Veterinarians treat Fitri, 35, a female elephant at a Surabaya zoo in East Java province July 26, 2011. REUTERS/Yusuf Ahmad/File Photo(reuters_tickers)
By Prasto Wardoyo and Heru Asprihanto
SURABAYA, Indonesia (Reuters) - So many animals have perished at Indonesia's biggest zoo that wildlife activists call it the "zoo of death" and are demanding an overhaul of its management.
Activists say many of the more than 2,200 animals at the zoo in the city of Surabaya are crowded into cages and enclosures far too small for them, and they also face a shortage of proper feed.
One of the latest losses was a rare Sumatran tiger that died unexpectedly last month.
"They need to make an effort to ease the overpopulation of animals," Petrus Riski of the Indonesia Wildlife Communication Forum said at the zoo as keepers carried a crate of fish into a congested pen of pelicans.
"It can be done by sending them to other conservation institutes."
Zoo keepers attribute most of the deaths to natural causes, and said the tiger's death was still unexplained. But activists point to a string of unusual incidents that undermine their confidence in the zoo, which was founded in 1916.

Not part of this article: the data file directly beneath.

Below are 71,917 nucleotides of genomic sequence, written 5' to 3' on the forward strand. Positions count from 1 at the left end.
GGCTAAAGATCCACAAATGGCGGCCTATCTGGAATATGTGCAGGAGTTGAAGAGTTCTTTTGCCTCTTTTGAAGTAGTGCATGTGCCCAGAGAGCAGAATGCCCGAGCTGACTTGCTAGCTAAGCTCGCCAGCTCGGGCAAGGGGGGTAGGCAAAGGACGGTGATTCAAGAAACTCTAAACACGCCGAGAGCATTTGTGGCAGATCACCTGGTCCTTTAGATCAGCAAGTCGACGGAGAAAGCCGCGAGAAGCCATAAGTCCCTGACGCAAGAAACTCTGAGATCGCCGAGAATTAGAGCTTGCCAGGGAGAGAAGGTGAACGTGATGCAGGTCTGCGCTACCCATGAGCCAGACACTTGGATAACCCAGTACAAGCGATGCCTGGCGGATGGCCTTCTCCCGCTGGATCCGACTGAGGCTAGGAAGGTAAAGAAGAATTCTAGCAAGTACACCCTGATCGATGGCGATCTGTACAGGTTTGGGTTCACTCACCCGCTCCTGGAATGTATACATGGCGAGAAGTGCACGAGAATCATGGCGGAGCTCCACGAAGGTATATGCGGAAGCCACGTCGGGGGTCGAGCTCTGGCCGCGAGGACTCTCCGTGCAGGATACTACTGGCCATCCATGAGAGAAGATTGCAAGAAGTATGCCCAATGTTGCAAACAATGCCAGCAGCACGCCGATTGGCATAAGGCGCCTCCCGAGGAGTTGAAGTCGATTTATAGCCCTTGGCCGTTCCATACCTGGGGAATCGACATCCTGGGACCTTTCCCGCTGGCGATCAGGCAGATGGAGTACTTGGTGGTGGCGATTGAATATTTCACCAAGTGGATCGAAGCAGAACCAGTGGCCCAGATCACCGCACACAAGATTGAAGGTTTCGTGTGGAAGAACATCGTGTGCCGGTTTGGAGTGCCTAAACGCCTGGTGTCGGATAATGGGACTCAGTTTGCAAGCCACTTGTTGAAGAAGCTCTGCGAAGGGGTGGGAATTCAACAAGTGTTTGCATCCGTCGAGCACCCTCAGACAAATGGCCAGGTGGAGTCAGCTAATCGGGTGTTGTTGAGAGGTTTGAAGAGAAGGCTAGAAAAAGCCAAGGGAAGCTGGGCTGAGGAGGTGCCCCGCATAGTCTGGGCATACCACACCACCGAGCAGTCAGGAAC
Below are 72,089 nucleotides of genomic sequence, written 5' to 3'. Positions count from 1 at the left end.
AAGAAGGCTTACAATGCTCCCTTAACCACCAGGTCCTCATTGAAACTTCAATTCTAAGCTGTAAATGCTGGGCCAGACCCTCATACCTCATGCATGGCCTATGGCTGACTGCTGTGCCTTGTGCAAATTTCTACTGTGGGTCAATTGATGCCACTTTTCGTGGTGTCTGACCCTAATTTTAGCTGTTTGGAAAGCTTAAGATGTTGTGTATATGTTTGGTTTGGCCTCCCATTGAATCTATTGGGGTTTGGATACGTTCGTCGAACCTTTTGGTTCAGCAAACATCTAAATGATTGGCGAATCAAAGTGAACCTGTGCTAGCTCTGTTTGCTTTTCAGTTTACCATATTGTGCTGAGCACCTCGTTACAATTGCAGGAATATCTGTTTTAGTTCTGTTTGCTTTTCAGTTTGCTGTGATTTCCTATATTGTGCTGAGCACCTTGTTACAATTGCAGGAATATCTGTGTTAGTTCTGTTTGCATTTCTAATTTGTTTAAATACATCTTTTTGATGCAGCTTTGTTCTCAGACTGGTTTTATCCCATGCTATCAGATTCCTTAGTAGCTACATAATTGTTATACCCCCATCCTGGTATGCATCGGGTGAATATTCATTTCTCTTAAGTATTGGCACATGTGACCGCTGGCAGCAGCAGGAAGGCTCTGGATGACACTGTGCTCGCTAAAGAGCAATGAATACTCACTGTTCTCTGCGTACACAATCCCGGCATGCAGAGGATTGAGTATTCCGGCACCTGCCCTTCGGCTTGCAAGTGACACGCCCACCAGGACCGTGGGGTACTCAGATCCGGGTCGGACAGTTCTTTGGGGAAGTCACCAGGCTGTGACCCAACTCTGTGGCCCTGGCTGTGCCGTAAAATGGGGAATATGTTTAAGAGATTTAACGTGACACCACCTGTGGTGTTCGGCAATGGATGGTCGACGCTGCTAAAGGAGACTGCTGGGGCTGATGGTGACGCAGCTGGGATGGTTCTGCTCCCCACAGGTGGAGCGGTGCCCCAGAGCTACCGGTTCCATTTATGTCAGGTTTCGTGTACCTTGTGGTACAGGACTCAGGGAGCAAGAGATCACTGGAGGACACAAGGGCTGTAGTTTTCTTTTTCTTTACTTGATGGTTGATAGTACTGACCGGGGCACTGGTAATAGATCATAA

An 18-month African lion was found hanging dead in its cage in 2014 and a dead giraffe was found with about 18 kg (40 lb) of plastic in its stomach - rubbish thrown into its cage by visitors.
About 45 Komodo dragons, a large species of lizards only found in eastern Indonesia, died in battles they fought against each other in their overcrowded cage.
The zoo's director blamed bureaucratic hurdles hampering efforts to improve conditions.
"We've been trying to resolve these issues one by one," said director Aschta Boestani Tajudin.
"I hope in three to four months from now we can finally solve the problem."
But critics are not convinced. They say poor staff training and outdated facilities are to blame for the zoo's woeful record.
"They need more support and funds to really fix things," said Tony Sumampau, secretary general of the Indonesian zoo and aquarium association.
(Writing by Kanupriya Kapoor; Editing by Robert Birsel)